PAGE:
Here's Why Brussels Sprouts Really Do Taste Less Bitter Now

Years of good, old-fashioned plant breeding have helped make this unfairly-disliked veggie tastier.

For many of us who grew up with Brussels sprouts at the dinner table, especially around the holidays, we may remember them as a bitter, unpleasant veggie with a less-than-appetizing scent. Despite their long-held status as the vegetable kids love to hate, Brussels sprouts have become something of a culinary superstar over the last decade. They are almost de rigueur for trendy restaurant menus, and demand for them has shot up so fast that growers have been hard-pressed to keep up. Much of their meteoric rise in popularity has to do with a major makeover of their flavor to be more appealing to adults and picky kids alike.

Sauteed brussels sprouts in a pan on a wooden surface
Jason Donnelly

While it's true that your taste buds change over time, and that the way you prepare Brussels sprouts makes a difference, the ones you may have been served as a kid likely had higher levels of various chemical compounds known as glucosinolates. These are what give sprouts—and other cruciferous vegetables like broccoli, kale, and cabbage—a bitter flavor. Scientists believe these compounds help make the plants less appealing to insects and other creatures that try to eat them.

That's certainly the effect they seem to have on many humans, but interestingly, not everyone has the genes for tasting that bitterness from glucosinolates (much like the fact that cilantro tastes like soap to some people but not others). If you didn't mind loading up your plate with sprouts as a kid and have never noticed any bitterness, you may have your DNA to thank for that. But even if you are able to detect that bitter taste, there's good news for you, too. Most of the Brussels sprouts available in grocery stores today are ones that have lower levels of those off-putting chemicals.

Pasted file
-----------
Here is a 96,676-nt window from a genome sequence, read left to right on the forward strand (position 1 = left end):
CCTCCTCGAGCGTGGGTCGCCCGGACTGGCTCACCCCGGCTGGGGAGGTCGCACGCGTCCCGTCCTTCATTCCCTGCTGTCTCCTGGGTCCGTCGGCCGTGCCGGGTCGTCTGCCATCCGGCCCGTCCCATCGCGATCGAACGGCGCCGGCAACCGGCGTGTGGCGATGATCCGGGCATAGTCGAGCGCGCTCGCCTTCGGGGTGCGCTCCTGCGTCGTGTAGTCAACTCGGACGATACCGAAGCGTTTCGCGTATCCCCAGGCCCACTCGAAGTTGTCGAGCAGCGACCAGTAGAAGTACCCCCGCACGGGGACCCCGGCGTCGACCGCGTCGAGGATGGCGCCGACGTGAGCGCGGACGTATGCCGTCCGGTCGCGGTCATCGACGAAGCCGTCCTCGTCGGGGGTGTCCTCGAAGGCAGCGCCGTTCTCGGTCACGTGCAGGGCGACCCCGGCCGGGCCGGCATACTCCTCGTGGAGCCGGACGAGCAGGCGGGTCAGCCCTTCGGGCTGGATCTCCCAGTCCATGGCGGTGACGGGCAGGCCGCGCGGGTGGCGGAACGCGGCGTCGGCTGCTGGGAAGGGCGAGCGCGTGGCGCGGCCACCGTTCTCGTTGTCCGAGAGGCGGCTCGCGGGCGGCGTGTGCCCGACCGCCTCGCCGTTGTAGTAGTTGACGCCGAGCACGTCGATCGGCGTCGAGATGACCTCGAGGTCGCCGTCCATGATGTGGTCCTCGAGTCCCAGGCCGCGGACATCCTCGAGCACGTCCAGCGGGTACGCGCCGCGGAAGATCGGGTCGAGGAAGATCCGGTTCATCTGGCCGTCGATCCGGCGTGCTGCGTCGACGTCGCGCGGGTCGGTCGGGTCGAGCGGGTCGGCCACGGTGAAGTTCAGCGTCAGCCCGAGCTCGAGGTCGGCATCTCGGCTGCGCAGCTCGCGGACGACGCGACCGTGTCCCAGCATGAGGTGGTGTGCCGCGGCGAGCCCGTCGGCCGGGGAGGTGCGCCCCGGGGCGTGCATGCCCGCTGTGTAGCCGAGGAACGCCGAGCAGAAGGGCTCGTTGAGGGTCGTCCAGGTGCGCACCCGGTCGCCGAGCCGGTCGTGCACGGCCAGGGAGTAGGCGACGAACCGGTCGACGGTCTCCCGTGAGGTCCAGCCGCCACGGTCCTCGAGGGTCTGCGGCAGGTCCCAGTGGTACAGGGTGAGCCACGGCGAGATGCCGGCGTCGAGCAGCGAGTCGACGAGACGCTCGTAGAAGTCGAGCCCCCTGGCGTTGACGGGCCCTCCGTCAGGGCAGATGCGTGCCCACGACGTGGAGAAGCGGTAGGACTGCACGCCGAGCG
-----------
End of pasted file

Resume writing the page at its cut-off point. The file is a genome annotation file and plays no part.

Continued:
Not to worry, these aren't Frankensprouts produced through gene splicing and dicing between completely unrelated species. Instead, the better-tasting varieties came about through years of painstaking traditional plant breeding. As NPR recently reported, after Dutch scientists identified exactly what made these veggies bitter in the 1990s, seed companies in the Netherlands began searching through their extensive collections of older varieties of Brussels sprouts for ones that have a lower concentration of glucosinolates.

Once the most promising varieties were identified, plant breeders crossed them with newer varieties that had other desirable characteristics such as higher yields and excellent disease resistance. The resulting varieties have proven popular with both farmers and chefs, and ultimately anyone who eats them.

If you haven't given these veggies a try in a few years, go ahead and order a Brussels sprouts appetizer next time you're out to dinner. You'll likely find them to have a mellow, almost nutty flavor, no matter which genes you have. You could also pick up a bag at the grocery store and try roasting them yourself (tossing in a little bacon doesn't hurt, either). Even if they've tasted unpleasant to you in the past, they might just become your new favorite veggie now that the bitterness has been bred out of them.

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